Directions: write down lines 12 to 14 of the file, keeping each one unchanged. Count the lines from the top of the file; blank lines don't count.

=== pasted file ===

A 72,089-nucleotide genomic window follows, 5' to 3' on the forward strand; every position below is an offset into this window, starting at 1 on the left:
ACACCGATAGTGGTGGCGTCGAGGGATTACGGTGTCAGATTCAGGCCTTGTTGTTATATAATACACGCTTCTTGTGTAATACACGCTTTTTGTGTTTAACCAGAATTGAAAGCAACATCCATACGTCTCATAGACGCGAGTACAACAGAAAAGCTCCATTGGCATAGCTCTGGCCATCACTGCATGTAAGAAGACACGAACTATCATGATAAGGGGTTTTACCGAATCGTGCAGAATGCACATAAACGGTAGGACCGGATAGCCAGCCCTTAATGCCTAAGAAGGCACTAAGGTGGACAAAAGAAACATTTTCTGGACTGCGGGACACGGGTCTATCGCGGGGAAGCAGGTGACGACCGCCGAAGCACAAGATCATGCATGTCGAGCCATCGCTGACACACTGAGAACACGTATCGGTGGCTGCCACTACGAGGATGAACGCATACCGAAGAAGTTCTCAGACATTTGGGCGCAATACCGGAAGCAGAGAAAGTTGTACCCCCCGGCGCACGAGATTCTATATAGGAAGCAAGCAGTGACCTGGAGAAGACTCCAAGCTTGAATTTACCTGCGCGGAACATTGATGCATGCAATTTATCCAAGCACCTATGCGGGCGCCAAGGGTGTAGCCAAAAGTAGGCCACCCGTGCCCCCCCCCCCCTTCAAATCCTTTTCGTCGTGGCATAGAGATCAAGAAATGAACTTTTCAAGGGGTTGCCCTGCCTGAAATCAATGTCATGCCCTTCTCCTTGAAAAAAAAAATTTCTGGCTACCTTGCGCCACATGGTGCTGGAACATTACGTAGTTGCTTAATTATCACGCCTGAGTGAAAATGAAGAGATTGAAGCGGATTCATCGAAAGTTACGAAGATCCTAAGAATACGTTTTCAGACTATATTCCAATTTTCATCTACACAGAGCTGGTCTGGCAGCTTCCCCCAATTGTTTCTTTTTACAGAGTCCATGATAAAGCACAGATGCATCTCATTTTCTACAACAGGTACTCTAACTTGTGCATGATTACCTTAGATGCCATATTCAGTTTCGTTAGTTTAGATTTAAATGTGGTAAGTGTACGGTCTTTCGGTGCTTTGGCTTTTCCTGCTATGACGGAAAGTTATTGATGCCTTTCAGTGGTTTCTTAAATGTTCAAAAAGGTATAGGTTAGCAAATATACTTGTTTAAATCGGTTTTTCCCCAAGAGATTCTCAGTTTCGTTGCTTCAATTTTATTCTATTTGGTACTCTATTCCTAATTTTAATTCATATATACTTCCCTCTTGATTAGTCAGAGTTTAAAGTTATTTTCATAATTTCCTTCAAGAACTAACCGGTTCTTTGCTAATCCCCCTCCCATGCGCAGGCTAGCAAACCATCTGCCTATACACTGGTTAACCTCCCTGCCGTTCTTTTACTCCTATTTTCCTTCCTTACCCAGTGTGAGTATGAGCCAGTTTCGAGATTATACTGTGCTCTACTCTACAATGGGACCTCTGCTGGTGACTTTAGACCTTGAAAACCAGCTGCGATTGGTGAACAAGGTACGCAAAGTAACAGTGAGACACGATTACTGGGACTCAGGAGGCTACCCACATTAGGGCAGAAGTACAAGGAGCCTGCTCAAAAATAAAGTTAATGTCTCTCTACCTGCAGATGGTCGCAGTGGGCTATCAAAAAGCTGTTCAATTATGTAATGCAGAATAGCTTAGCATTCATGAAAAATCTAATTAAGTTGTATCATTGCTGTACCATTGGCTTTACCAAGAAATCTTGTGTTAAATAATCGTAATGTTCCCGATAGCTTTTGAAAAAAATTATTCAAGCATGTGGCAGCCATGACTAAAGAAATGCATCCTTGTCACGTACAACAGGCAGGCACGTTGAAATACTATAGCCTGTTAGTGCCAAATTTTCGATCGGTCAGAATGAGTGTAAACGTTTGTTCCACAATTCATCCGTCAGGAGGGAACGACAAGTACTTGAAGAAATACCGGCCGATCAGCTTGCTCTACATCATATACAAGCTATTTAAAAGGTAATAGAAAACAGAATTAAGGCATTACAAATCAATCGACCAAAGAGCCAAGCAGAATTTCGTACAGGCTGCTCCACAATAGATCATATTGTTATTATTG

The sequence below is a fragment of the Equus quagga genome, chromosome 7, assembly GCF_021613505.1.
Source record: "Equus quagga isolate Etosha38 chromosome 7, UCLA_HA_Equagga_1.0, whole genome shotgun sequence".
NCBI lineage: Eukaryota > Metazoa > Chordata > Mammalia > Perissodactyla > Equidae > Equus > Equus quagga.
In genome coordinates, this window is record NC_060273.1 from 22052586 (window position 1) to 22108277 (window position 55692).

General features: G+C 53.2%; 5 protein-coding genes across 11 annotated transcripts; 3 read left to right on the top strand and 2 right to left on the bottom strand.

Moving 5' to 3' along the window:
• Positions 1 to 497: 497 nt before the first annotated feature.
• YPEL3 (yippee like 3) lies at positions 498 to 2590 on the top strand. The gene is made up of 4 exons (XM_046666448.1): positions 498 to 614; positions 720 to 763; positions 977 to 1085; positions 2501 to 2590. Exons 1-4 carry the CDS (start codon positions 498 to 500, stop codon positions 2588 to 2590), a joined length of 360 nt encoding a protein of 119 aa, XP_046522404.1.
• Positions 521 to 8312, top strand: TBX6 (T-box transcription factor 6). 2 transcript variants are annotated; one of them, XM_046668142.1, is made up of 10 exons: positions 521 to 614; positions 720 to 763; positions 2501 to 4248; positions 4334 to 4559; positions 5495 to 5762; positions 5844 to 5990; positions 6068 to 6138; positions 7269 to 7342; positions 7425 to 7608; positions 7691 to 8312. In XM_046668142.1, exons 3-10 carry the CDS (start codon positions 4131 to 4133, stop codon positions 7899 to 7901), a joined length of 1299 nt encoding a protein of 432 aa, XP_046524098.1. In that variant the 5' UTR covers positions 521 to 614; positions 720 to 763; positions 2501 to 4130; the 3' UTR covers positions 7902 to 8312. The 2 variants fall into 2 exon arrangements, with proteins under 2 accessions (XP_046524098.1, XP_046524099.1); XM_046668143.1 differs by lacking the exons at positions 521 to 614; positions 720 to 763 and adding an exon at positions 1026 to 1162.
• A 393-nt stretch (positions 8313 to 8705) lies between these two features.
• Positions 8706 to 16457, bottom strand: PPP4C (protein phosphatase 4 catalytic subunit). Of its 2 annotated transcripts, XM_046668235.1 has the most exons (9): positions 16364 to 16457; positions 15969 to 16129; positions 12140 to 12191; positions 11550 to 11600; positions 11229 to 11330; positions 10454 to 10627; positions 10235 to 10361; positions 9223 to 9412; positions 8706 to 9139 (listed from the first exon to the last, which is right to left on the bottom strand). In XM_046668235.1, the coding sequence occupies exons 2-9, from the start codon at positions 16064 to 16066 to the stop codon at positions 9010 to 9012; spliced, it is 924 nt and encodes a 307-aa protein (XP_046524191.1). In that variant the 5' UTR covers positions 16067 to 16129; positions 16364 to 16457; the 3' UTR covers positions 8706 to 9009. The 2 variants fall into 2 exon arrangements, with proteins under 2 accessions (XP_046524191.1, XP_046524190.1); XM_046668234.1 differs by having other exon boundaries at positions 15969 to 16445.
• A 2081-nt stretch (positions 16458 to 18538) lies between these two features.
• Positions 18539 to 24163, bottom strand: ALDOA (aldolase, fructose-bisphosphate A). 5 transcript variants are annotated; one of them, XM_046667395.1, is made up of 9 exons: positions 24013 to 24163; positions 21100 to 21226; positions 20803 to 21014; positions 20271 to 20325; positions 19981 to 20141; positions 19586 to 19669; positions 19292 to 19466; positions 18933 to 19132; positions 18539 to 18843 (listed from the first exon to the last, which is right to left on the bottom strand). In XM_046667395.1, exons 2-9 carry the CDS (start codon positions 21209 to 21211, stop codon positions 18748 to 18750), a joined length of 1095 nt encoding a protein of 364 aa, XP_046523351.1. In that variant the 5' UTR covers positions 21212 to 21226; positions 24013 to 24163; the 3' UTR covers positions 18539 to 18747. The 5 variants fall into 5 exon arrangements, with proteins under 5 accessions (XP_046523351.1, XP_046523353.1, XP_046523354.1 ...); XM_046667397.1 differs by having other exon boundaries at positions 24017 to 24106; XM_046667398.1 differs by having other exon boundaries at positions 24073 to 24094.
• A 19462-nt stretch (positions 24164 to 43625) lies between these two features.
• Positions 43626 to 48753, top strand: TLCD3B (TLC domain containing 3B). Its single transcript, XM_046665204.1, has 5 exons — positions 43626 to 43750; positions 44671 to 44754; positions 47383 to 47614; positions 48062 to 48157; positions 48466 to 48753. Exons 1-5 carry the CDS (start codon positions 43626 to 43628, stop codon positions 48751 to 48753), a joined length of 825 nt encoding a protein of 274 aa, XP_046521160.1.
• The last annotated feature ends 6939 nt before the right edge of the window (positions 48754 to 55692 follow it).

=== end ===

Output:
• A 393-nt stretch (positions 8313 to 8705) lies between these two features.
• Positions 8706 to 16457, bottom strand: PPP4C (protein phosphatase 4 catalytic subunit). Of its 2 annotated transcripts, XM_046668235.1 has the most exons (9): positions 16364 to 16457; positions 15969 to 16129; positions 12140 to 12191; positions 11550 to 11600; positions 11229 to 11330; positions 10454 to 10627; positions 10235 to 10361; positions 9223 to 9412; positions 8706 to 9139 (listed from the first exon to the last, which is right to left on the bottom strand). In XM_046668235.1, the coding sequence occupies exons 2-9, from the start codon at positions 16064 to 16066 to the stop codon at positions 9010 to 9012; spliced, it is 924 nt and encodes a 307-aa protein (XP_046524191.1). In that variant the 5' UTR covers positions 16067 to 16129; positions 16364 to 16457; the 3' UTR covers positions 8706 to 9009. The 2 variants fall into 2 exon arrangements, with proteins under 2 accessions (XP_046524191.1, XP_046524190.1); XM_046668234.1 differs by having other exon boundaries at positions 15969 to 16445.
• A 2081-nt stretch (positions 16458 to 18538) lies between these two features.